It’s time to talk about a favorite topic among my B2C marketing colleagues: data deprecation. Unless you’ve been living under a rock, this won’t be the first time you’ve heard of the four forces — cookie deprecation, privacy regulations, walled garden restrictions, and consumer privacy-related actions — making it difficult to collect and activate consumer data at scale for marketing and advertising purposes.

Over the past few months, we’ve seen more details emerge around Google’s intent to deprecate its third-party cookies, Apple’s changes to IDFA (Identifier for Advertisers), and new privacy regulations. While the future of data-driven marketing seems a bit unclear, Forrester sees a future where data is fragmented and marketing strategies across targeting, measurement, personalization, and tracking will widely vary depending on goals and data availability.

As these forces whirl, Forrester recommends marketers take four immediate actions to prepare their data-driven marketing practice:

  1. Evaluate your data collection and usage practices. Before making any changes to targeting or personalization approaches, marketers need to understand what types of data they’re collecting and using and determine if data restrictions will impact marketing activities. For instance, financial services brands that already rely primarily on first-party data will be less impacted than manufacturers that use a lot of third-party data for programmatic advertising. Best practice dictates a privacy-first marketing strategy, where marketers pursue data-driven activities only when truly value-adding and appropriate. Another example: When identity-based targeting really isn’t needed, such as in pure prospecting efforts, marketers must wholly invest in less intrusive forms of targeted media buying, such as cohort- or other non-audience-based approaches.
  2. Collect zero- and first-party data. Brands should prioritize their owned data assets and direct relationships with consumers. Forrester recommends collecting first-party transactional data as well as zero-party data — information that consumers volunteer about their preferences and interests, usually in exchange for a benefit or perk. Brands can use this data instead of trying to infer things like behaviors, context, and intent through sketchy tracking mechanisms.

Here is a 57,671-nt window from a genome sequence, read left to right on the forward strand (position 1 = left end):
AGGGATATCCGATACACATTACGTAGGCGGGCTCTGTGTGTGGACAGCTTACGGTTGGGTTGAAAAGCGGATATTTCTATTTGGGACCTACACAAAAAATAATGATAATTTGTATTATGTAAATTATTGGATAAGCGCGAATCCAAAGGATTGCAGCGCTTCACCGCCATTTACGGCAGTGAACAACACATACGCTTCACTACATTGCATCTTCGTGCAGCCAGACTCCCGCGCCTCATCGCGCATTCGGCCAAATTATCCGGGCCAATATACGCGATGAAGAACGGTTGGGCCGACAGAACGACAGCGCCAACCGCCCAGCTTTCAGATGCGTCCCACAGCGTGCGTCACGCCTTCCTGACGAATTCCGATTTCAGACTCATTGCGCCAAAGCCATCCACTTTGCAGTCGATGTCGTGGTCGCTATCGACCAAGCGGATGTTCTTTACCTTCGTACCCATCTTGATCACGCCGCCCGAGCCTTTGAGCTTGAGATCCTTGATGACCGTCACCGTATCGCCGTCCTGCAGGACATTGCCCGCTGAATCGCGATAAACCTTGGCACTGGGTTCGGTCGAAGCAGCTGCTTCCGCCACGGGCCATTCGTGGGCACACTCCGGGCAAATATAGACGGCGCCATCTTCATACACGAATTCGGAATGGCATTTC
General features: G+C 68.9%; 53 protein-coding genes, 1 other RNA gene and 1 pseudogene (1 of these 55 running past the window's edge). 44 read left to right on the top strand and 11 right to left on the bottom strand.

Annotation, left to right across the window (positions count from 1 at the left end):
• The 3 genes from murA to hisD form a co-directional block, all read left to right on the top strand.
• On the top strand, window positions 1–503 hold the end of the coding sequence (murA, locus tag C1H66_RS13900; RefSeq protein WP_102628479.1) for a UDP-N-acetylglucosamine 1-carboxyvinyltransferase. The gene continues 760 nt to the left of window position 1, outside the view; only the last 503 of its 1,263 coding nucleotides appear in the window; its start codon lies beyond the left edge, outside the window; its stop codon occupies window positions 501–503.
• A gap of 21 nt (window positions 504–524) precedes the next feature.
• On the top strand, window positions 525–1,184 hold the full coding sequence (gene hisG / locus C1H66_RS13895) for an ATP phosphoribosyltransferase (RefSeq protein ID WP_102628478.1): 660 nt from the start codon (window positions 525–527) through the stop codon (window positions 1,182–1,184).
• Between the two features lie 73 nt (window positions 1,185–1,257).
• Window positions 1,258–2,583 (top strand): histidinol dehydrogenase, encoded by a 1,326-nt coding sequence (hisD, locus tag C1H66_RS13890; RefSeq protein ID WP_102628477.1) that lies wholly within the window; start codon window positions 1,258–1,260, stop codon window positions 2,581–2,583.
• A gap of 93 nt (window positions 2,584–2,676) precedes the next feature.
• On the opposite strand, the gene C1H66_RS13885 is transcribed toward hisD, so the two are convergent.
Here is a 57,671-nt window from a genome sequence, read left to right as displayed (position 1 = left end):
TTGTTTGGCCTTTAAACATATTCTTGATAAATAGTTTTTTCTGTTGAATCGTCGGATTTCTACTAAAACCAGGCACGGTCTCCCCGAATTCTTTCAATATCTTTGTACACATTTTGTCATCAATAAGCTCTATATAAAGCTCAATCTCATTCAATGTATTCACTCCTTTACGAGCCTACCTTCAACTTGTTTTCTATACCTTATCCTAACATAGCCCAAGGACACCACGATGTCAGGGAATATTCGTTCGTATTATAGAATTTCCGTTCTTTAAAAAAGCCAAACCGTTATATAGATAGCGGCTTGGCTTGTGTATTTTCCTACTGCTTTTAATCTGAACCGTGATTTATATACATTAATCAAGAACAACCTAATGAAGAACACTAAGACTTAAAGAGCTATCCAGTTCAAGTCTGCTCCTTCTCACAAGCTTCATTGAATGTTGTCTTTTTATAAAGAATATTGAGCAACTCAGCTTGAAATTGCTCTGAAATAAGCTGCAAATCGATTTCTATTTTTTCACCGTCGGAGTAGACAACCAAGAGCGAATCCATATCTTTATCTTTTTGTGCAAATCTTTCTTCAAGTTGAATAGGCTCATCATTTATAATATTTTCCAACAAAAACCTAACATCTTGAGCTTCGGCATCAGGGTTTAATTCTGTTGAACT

3. Invest in privacy standards across your marketing efforts. Rather than leaving privacy as an afterthought (or neglect it altogether), proactively think about consumers’ privacy and how to protect it. Privacy by design is legally required under the General Data Protection Regulation, but all marketers should apply its principles across the organization and adopt a “just because we can, doesn’t mean we should” mindset. In other words, just because you have the technology to manipulate customer data for a specific purpose does not mean you have legal clearance — nor the approval of your prospects and customers — to do so. Assess your privacy proficiency, and apply the principles to your marketing strategy.
  4. Test new marketing approaches. Conventional approaches to targeting, attribution-based measurement, personalization, and identity are about to get a lot harder. Test alternative approaches for targeting (such as building direct publisher relationships), and interrogate existing identity, advertising technology, and media partnerships for clarity on process, intermediary players, impression hops, and data leakage points or injections. For measurement, use customer identity data that maps out ad exposure across the journey for people-based measurement. And use campaign-specific data, like impressions, in your advanced measurement models.

Data deprecation is happening whether you like it or not. Make it a priority to adapt your marketing practices now. Read our report to learn more and stay informed on this evolving issue by requesting an inquiry.